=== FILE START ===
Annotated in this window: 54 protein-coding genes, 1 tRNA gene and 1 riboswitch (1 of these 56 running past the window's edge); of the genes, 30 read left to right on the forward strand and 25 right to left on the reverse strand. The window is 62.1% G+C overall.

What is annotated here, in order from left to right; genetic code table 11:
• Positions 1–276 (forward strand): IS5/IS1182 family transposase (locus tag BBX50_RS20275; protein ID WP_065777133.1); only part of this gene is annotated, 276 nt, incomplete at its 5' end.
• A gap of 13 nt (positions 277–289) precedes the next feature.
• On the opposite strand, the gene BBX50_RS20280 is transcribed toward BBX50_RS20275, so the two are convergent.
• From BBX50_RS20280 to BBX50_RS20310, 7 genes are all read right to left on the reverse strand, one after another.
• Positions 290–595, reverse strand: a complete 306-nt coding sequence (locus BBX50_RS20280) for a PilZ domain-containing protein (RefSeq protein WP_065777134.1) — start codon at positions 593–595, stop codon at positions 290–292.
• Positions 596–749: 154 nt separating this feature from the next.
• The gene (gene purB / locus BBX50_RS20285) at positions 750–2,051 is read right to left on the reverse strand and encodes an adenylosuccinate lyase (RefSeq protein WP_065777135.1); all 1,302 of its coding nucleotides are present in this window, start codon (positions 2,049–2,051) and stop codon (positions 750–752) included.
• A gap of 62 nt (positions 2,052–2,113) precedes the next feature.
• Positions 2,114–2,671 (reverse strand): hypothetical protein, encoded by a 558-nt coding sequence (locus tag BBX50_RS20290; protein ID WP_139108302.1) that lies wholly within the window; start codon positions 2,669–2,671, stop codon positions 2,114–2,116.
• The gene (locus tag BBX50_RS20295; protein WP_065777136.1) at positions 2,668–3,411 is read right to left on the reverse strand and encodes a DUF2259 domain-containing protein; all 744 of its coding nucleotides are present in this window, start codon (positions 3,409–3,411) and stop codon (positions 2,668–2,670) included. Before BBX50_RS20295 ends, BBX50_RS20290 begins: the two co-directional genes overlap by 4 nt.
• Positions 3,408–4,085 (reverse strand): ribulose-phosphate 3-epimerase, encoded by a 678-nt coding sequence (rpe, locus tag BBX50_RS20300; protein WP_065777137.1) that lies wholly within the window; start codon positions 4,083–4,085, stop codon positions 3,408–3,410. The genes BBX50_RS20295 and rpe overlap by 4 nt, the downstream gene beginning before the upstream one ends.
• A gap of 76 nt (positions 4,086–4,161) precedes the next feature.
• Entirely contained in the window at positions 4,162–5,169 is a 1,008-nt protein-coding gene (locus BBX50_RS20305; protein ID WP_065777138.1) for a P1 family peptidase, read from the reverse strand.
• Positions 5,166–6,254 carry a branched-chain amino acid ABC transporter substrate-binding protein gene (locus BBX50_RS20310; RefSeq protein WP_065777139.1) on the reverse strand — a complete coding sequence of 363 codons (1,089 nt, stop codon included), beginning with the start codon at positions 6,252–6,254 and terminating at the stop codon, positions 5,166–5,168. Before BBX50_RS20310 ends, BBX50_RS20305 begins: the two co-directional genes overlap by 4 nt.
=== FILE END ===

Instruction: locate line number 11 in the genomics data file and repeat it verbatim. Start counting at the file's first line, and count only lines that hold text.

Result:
• Positions 2,114–2,671 (reverse strand): hypothetical protein, encoded by a 558-nt coding sequence (locus tag BBX50_RS20290; protein ID WP_139108302.1) that lies wholly within the window; start codon positions 2,669–2,671, stop codon positions 2,114–2,116.